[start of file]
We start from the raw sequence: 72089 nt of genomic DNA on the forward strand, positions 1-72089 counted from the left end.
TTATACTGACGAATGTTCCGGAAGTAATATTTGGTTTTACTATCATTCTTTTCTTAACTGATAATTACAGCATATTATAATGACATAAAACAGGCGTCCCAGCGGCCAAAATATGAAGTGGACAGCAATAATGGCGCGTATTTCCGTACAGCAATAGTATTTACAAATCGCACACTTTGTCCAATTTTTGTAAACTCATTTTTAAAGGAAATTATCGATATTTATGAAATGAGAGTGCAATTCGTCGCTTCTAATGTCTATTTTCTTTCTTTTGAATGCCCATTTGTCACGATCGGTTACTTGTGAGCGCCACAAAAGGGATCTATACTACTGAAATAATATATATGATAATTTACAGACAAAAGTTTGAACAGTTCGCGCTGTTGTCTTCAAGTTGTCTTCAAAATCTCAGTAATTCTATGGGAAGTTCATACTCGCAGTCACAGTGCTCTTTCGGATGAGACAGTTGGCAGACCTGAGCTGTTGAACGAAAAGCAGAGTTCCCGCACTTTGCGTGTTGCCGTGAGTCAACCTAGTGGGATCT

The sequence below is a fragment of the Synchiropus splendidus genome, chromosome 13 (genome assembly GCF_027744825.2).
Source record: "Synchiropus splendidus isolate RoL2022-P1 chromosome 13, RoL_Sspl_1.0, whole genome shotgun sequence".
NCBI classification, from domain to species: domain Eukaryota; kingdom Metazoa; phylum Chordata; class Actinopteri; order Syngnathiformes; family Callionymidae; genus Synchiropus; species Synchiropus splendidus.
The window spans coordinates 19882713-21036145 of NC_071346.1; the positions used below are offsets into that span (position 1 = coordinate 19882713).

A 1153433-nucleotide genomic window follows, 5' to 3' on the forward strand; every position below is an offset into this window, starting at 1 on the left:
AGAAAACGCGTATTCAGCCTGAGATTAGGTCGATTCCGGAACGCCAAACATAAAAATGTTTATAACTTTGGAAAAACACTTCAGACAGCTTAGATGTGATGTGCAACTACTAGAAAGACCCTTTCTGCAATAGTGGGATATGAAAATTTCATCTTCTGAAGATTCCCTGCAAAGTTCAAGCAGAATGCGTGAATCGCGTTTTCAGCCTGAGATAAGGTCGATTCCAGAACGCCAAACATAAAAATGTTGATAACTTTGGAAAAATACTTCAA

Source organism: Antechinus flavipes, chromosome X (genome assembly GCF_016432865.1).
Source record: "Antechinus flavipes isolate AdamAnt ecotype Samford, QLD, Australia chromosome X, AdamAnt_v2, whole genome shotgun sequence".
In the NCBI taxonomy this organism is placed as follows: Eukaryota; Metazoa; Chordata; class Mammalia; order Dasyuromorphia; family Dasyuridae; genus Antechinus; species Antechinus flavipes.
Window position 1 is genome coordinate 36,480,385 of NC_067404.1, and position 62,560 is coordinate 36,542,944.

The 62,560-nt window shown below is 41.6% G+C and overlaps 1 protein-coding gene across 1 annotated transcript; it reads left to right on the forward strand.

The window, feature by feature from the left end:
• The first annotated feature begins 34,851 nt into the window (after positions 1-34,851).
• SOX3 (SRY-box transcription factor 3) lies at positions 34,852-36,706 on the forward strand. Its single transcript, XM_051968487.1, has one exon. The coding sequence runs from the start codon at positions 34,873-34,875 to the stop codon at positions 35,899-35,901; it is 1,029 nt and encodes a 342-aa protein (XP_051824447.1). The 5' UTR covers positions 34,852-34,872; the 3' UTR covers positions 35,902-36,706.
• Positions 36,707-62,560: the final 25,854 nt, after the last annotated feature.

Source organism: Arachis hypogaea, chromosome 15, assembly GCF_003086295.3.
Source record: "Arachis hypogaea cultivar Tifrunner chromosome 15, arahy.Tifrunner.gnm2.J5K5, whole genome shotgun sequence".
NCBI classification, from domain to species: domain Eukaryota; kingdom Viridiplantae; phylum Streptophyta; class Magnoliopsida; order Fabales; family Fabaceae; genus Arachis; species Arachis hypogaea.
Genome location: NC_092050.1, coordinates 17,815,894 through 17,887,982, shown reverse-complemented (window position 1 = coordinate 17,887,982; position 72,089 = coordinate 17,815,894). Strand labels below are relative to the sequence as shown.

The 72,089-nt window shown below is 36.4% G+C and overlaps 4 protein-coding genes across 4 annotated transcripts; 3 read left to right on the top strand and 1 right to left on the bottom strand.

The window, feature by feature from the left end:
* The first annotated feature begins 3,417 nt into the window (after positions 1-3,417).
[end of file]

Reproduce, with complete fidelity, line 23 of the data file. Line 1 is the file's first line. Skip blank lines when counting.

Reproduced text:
The window, feature by feature from the left end: